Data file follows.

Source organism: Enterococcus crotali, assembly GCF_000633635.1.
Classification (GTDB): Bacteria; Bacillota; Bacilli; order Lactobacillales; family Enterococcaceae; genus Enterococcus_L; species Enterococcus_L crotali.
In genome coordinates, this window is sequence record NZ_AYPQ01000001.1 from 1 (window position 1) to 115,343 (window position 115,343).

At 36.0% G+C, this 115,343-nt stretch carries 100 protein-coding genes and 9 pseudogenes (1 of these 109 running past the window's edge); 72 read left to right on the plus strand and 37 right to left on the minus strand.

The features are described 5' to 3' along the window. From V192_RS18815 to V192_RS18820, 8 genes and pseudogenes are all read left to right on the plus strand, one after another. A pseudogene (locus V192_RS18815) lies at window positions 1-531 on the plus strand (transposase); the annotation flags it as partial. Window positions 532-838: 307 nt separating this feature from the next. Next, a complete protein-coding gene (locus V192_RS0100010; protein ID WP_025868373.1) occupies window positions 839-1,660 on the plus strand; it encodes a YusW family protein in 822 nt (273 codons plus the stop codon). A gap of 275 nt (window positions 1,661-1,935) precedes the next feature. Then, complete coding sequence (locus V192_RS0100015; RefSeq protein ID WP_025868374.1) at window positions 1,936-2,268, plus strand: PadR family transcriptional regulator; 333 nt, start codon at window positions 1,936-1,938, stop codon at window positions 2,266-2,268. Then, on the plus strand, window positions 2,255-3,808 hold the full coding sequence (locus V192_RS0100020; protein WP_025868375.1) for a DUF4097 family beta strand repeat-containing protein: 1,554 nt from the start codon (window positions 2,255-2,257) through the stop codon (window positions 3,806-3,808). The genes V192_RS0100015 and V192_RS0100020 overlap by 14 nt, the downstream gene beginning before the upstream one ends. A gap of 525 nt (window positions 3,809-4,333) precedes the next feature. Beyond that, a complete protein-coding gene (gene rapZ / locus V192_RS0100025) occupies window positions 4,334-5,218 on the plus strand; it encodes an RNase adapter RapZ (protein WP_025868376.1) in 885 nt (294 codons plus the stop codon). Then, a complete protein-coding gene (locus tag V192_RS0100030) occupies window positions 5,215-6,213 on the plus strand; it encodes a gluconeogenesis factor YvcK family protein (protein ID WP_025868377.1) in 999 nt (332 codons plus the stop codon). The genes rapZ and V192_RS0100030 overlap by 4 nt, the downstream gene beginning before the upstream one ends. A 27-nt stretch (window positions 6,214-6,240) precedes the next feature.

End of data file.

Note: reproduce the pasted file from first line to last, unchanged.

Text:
Source organism: Enterococcus crotali, assembly GCF_000633635.1.
Classification (GTDB): Bacteria; Bacillota; Bacilli; order Lactobacillales; family Enterococcaceae; genus Enterococcus_L; species Enterococcus_L crotali.
In genome coordinates, this window is sequence record NZ_AYPQ01000001.1 from 1 (window position 1) to 115,343 (window position 115,343).

At 36.0% G+C, this 115,343-nt stretch carries 100 protein-coding genes and 9 pseudogenes (1 of these 109 running past the window's edge); 72 read left to right on the plus strand and 37 right to left on the minus strand.

The features are described 5' to 3' along the window. From V192_RS18815 to V192_RS18820, 8 genes and pseudogenes are all read left to right on the plus strand, one after another. A pseudogene (locus V192_RS18815) lies at window positions 1-531 on the plus strand (transposase); the annotation flags it as partial. Window positions 532-838: 307 nt separating this feature from the next. Next, a complete protein-coding gene (locus V192_RS0100010; protein ID WP_025868373.1) occupies window positions 839-1,660 on the plus strand; it encodes a YusW family protein in 822 nt (273 codons plus the stop codon). A gap of 275 nt (window positions 1,661-1,935) precedes the next feature. Then, complete coding sequence (locus V192_RS0100015; RefSeq protein ID WP_025868374.1) at window positions 1,936-2,268, plus strand: PadR family transcriptional regulator; 333 nt, start codon at window positions 1,936-1,938, stop codon at window positions 2,266-2,268. Then, on the plus strand, window positions 2,255-3,808 hold the full coding sequence (locus V192_RS0100020; protein WP_025868375.1) for a DUF4097 family beta strand repeat-containing protein: 1,554 nt from the start codon (window positions 2,255-2,257) through the stop codon (window positions 3,806-3,808). The genes V192_RS0100015 and V192_RS0100020 overlap by 14 nt, the downstream gene beginning before the upstream one ends. A gap of 525 nt (window positions 3,809-4,333) precedes the next feature. Beyond that, a complete protein-coding gene (gene rapZ / locus V192_RS0100025) occupies window positions 4,334-5,218 on the plus strand; it encodes an RNase adapter RapZ (protein WP_025868376.1) in 885 nt (294 codons plus the stop codon). Then, a complete protein-coding gene (locus tag V192_RS0100030) occupies window positions 5,215-6,213 on the plus strand; it encodes a gluconeogenesis factor YvcK family protein (protein ID WP_025868377.1) in 999 nt (332 codons plus the stop codon). The genes rapZ and V192_RS0100030 overlap by 4 nt, the downstream gene beginning before the upstream one ends. A 27-nt stretch (window positions 6,214-6,240) precedes the next feature.